Friday, May 31, 2013
That's a mouthful!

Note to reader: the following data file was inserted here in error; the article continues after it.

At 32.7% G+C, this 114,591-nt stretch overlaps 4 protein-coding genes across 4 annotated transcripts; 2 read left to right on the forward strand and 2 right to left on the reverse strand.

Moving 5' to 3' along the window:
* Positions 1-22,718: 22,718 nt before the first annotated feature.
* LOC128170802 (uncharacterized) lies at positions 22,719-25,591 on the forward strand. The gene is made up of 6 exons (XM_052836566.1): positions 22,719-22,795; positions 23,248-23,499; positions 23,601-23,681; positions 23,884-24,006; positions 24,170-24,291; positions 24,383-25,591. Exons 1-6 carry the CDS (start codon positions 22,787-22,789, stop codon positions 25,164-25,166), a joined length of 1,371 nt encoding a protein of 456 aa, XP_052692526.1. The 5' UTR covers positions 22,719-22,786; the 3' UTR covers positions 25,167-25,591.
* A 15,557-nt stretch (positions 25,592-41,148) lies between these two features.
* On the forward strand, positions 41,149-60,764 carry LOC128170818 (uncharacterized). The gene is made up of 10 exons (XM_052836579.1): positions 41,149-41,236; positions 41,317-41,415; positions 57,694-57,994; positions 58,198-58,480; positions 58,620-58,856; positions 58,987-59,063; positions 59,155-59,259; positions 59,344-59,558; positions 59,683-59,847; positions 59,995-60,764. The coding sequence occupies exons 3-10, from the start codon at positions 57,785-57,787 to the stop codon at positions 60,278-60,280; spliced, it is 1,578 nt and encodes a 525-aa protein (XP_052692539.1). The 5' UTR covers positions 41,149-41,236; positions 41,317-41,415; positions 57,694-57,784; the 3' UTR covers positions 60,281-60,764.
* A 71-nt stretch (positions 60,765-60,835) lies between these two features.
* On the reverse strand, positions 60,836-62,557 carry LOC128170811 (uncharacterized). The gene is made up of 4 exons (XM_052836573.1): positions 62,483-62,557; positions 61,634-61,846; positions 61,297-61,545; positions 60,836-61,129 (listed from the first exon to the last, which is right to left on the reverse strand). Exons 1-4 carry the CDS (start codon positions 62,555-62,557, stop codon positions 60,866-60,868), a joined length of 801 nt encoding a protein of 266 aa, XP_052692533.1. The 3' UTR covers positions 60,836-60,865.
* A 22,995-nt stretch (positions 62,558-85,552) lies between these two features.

Based on the cultic apparatuses found in the domestic structures, we can conclude that the predominant ritual actions were libation rites with stands and zoomorphic vessels, dry offerings in the stand bowls, the burning of aromatic compounds, as well as votive practices and other ritual actions with human and animal figurines. The ritual apparatuses suggest that daily offerings and gifts were given to deities and ancestors, the latter of which may have been represented by human figurines. The human representations, predominantly the JPFs [Judean Pillar Figurines] in Iron Age IIC, are not divine representations, given their lack of divine emblems, but more probably likenesses of humans, expressing human needs and wishes such as fertility, plentiful progeny, ample lactation for the mother, etc. They were generally multipurpose objects used in various contexts (domestic residences, temples, graves), especially for votive practices. We define votive practices as the use of the figurine as an ex voto, both to give thanks for a benefit from the gods and to give to the gods in exchange for a benefit; they also served as media for prayer by representing the petitioner, and for magical rites such as love charms and apotropaic rituals (see Schmitt 2004: 187–89). Unambiguous divine figures (carrying divine emblems) used in domestic cult activities have not been found in Iron Age Israel, but they are occasionally found in Transjordan and Phoenicia and also in Philistia, where they were more common.—Family and Household Religion in Ancient Israel and the Levant, page 479